A variable is a memory location inside memory which is referred using a name. The value inside a variable changes throughout the execution of the program. Based on where the variable is declared in the program, variables can be divided into two types. They are:
- Local Variables
- Global Variables
A variable is said to be a local variable if it is declared inside a function or inside a block. The scope of the local variable is within the function or block in which it was declared. A local variable remains in memory until the execution of the function or block in which it was declared in completes. Let’s see the following example:
In the above example, the variable x is a local variable with respect to the main function. Variable x is not accessible outside main function and x remains in the memory until the execution of the main function completes.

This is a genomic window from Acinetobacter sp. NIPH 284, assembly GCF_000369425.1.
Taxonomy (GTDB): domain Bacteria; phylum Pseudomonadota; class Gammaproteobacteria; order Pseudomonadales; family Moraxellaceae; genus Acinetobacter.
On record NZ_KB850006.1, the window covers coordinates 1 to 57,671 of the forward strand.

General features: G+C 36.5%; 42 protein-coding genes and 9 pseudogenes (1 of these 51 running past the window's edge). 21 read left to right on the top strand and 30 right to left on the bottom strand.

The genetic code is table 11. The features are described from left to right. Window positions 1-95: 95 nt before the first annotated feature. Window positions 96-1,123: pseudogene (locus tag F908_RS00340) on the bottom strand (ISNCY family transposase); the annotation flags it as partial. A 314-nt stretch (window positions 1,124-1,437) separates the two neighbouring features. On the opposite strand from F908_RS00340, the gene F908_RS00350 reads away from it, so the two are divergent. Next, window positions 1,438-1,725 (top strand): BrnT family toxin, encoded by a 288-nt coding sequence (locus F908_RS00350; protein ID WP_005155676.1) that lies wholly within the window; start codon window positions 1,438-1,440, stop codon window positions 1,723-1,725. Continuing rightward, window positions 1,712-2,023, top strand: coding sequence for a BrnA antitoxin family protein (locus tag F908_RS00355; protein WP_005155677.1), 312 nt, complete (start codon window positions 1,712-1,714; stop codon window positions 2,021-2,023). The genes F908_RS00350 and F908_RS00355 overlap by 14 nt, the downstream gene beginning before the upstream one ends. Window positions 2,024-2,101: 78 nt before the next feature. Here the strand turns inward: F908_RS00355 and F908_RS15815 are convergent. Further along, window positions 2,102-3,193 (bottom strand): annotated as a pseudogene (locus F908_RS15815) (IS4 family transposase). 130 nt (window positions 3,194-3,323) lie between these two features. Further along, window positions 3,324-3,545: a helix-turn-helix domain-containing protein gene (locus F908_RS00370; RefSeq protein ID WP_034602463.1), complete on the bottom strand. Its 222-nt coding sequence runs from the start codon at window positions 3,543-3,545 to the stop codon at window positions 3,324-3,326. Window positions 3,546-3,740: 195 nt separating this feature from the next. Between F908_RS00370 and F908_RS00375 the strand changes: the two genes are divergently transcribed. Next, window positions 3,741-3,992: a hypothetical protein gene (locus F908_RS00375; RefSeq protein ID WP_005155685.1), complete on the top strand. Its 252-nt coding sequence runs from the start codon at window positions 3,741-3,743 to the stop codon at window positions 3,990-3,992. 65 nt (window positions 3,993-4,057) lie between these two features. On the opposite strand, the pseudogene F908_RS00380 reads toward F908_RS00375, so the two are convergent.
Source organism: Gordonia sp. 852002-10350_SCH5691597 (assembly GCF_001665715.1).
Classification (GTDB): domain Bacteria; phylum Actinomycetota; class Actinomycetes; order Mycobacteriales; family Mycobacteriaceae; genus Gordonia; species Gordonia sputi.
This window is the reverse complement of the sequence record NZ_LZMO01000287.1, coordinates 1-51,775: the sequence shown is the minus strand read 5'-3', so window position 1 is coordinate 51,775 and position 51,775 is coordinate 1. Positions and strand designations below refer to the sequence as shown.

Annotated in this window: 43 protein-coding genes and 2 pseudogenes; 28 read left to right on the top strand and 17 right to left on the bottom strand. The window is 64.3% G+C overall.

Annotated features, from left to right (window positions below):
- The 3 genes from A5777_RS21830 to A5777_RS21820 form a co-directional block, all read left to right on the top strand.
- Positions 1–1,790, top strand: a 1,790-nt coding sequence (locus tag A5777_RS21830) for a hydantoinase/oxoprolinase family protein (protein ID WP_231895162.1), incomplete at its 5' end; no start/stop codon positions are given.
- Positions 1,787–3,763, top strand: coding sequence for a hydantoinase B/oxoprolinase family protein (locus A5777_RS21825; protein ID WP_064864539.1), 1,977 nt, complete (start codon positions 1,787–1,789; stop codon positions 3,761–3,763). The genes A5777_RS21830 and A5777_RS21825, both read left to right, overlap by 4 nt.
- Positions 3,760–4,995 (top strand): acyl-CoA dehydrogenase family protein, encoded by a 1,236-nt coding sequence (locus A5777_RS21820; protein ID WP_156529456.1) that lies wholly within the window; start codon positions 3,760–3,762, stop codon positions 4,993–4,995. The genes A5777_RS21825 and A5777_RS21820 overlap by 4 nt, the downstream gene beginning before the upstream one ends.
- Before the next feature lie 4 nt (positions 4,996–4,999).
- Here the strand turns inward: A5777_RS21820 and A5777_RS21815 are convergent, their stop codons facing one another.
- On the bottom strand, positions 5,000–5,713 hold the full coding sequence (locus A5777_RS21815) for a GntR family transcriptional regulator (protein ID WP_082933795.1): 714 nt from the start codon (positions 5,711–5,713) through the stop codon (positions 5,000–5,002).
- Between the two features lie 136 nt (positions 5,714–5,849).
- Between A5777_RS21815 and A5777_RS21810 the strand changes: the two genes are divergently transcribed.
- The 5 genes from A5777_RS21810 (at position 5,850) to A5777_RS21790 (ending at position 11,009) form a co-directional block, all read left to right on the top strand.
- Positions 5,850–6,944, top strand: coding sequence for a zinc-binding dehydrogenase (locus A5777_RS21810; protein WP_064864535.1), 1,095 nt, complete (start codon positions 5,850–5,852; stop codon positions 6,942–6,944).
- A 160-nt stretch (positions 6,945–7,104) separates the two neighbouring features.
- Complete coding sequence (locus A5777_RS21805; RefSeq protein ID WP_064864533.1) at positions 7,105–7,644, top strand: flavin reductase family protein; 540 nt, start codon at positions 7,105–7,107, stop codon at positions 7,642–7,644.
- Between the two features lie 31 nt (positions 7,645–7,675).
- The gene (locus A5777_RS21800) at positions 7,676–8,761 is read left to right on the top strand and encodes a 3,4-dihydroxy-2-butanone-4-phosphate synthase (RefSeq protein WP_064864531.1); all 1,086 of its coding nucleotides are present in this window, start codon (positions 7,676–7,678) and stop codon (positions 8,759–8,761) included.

A variable is said to be a global variable if it is declared outside all the functions in the program. A global variable can be accessed throughout the program by any function. A global variable remains in the memory until the program terminates. In a multi-file program, a global can be accessed in other files wherever the variable is declared with the storage class extern.
Types of variables and their scope and lifetime can be summarized as shown below:
C program to demonstrate local and global variables:
int g = 10;
int x = 20;
printf("Inside main, g = %d",g);
printf("\nInside main, x = %d",x);
int y = 30;
printf("\nInside block, g = %d",g);
printf("\nInside block, y = %d",y);
printf("\nInside block, x = %d",x);
printf("\nOutside block, g = %d",g);
/*printf("Outside block, y = %d",y);*/
printf("\nOutside block, x = %d",x);
In the above example, g is a global variable and x is a local variable with respect to main and y is a local variable within the block. The variable y cannot be accessed outside the block. That is why the printf statement outside the block accessing the value of the variable y has been commented out.